The Russian social support system to housing costs of the poor is in principle included in the subsidy system. People do not need to pay more than 18 % of family incomes to housing. The bills are reduced if incomes are small or housing costs are high. Some 4-8 % of the population gets these subsidies, and the municipalities are expected to finance these to the municipal enterprises. Unfortunately many of the municipalities are unable to cover these costs. This means debts to enterprises.

The system of tariffs, privileges and subsidies has been created by federal legislation and federal bodies. Simultaneously the municipalities have not received incomes to implement these laws. Thanks to better situation in the Russian economy the federation seems to be now more ready than earlier to provide better funds for local authorities to support peoples housing costs.

In the reform a clear direction for future is towards targeted social subsidies. In principal it sounds good, but there are a number of technical problems in the targeting. After the laws are cleared at federal level a lot of technical challenges will appear. In order to direct subsidies to poor households, you need to know who are the members of the household and what are their incomes and what is their property. The Russian system of population registration, apartment registration, tax recording of incomes and property of the people, computer systems, software, transfer of data between authorities etc. need to be developed to manage the data needed for targeted social support. In order to manage the invoices and payments, also the bank system and financial systems of the housing enterprises need modernisation. It is a big task.

Towards the future

The Russian government approved in November 17, 2001 a subprogram Reform and Upgrading of the Housing and Utilities Sector in the Russian Federation. In this program some key elements are restructuring of old debts of municipal housing enterprises, full responsibility to population on their housing costs and targeted social support to poor in their housing problems. The programme costs for period 2002-2010 were estimated to be 510 470 million roubles. The federal budget is expected to provide only 1% of these funds. Costs of the reform are left to people and to local and regional authorities. During spring 2003 amendments to law on guidelines of housing policy are in State Douma under finalisation.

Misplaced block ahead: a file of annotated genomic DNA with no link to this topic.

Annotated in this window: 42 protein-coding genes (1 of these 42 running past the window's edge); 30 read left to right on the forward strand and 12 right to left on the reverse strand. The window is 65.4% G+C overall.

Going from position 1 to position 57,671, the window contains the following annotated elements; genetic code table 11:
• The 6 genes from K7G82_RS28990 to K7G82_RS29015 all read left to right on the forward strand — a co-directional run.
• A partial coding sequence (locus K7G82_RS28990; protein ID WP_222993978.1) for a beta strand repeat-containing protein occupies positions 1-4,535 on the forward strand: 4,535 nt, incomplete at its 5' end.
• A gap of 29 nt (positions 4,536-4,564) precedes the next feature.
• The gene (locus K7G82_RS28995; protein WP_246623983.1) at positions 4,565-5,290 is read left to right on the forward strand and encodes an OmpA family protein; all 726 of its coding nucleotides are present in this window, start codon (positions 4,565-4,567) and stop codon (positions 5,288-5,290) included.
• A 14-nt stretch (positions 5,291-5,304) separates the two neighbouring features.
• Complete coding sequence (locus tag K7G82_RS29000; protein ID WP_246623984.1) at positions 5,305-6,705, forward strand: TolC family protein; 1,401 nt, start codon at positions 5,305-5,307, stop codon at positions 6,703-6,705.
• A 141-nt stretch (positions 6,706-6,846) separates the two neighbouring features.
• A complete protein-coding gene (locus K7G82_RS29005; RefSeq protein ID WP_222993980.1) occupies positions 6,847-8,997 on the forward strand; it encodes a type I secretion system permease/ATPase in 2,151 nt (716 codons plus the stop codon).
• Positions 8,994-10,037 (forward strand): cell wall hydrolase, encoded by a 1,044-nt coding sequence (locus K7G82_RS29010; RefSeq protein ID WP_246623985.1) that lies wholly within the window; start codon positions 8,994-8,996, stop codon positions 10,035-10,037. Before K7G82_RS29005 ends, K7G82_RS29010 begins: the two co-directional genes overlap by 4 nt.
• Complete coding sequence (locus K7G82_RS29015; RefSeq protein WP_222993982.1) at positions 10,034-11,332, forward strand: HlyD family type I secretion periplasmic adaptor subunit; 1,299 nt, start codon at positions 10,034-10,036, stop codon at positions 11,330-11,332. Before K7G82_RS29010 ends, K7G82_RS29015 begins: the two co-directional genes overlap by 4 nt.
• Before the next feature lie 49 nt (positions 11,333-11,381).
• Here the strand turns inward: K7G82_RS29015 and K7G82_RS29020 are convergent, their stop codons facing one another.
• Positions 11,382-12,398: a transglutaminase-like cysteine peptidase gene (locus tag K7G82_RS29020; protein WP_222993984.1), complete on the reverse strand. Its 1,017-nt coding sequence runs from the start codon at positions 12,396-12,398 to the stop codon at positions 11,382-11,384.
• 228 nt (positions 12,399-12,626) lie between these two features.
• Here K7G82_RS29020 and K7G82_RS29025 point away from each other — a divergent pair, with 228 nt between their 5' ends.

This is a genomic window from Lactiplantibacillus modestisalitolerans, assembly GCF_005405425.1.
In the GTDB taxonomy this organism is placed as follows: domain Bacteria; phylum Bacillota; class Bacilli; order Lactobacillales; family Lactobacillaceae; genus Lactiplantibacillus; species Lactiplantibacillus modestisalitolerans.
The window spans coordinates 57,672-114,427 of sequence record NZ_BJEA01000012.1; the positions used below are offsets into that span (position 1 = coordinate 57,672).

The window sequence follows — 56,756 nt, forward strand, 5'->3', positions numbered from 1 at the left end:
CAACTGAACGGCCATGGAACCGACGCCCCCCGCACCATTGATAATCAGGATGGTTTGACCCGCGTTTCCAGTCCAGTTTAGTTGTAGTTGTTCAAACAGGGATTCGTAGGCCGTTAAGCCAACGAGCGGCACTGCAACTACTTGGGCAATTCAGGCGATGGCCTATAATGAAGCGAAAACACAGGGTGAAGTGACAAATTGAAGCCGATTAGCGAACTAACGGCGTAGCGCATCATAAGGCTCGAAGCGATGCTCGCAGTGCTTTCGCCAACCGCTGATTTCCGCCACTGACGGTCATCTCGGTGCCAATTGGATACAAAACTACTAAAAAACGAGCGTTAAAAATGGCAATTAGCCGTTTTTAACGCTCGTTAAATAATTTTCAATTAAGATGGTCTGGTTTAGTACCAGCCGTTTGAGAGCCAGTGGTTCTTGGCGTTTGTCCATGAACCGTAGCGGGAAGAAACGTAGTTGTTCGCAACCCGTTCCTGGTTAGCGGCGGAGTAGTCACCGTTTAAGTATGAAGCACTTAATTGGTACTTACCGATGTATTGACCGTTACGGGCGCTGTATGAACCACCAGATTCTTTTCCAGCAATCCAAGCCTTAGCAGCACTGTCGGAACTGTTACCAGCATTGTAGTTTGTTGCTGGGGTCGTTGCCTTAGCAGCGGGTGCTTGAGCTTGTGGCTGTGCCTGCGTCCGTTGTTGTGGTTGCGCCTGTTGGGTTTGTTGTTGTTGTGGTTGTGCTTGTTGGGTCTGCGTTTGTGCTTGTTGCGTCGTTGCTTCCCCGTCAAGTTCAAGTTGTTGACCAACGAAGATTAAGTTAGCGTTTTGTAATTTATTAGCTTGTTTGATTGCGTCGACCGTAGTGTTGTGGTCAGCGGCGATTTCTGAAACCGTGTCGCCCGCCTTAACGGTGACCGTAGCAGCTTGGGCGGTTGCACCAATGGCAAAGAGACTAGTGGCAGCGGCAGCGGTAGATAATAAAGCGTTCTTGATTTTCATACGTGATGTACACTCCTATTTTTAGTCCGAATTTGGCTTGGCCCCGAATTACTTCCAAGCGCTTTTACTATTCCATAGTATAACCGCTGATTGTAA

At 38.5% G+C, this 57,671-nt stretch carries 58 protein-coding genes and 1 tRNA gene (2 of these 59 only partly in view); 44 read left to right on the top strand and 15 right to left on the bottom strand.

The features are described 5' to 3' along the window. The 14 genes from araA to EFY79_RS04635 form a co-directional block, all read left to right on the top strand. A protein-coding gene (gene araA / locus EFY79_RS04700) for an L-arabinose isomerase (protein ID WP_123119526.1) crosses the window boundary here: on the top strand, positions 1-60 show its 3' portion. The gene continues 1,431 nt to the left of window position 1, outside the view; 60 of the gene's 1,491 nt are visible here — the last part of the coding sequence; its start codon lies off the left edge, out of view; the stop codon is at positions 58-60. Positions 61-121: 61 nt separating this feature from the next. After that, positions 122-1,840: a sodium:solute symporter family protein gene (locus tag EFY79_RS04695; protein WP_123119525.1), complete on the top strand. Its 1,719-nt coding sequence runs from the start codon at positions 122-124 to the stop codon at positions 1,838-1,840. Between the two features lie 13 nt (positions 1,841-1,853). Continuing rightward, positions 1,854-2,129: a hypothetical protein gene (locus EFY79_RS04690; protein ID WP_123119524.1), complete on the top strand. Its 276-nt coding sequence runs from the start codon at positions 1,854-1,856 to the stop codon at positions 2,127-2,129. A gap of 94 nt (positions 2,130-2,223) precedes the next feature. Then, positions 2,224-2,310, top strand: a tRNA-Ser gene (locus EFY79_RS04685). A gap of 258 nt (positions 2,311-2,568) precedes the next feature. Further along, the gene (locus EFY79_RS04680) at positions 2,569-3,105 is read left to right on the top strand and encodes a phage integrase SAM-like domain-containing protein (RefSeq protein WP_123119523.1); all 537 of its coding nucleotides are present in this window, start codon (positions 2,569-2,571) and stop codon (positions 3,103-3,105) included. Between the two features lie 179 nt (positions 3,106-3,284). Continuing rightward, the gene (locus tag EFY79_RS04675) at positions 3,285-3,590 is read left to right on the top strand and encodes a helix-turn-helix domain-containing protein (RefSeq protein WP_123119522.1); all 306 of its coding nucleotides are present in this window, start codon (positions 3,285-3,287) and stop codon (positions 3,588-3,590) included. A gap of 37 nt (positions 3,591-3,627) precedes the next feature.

The responsibility on arranging debts of the housing enterprises is given to municipalities, which until now have been too poor to cover their expected share of the costs and which in fact are locally in charge of creation of these debts. We all know, that the municipalities are not able to cover the old debts, good if they can stop the increase of new debts. The old bad debts should perhaps just be cancelled and forgotten.

Increased role to population on their housing costs and better targeting of social support shall proceed simultaneously. Technically it needs a lot of work but I can not see any alternative to this. After operational costs in the existing housing stock are in an order solutions to the even bigger challenge of financing new housing construction have to follow.

If incomes and costs in housing are not in balance I see, that also everything possible is needed to decrease the unnecessary costs. The municipal housing sector enterprises will need increased efficiency, modern management, independent financial and technical auditing, costs savings and transparency towards inhabitants.

We all need a home. Housing reform also concerns all of us. Many of us may actively participate in the reform. Gosstroi alone can not implement this reform. It is implemented by central, regional and municipal administrations, by their politicians, experts and enterprises and by the inhabitants all together. I hope the best success for every participant of this reform.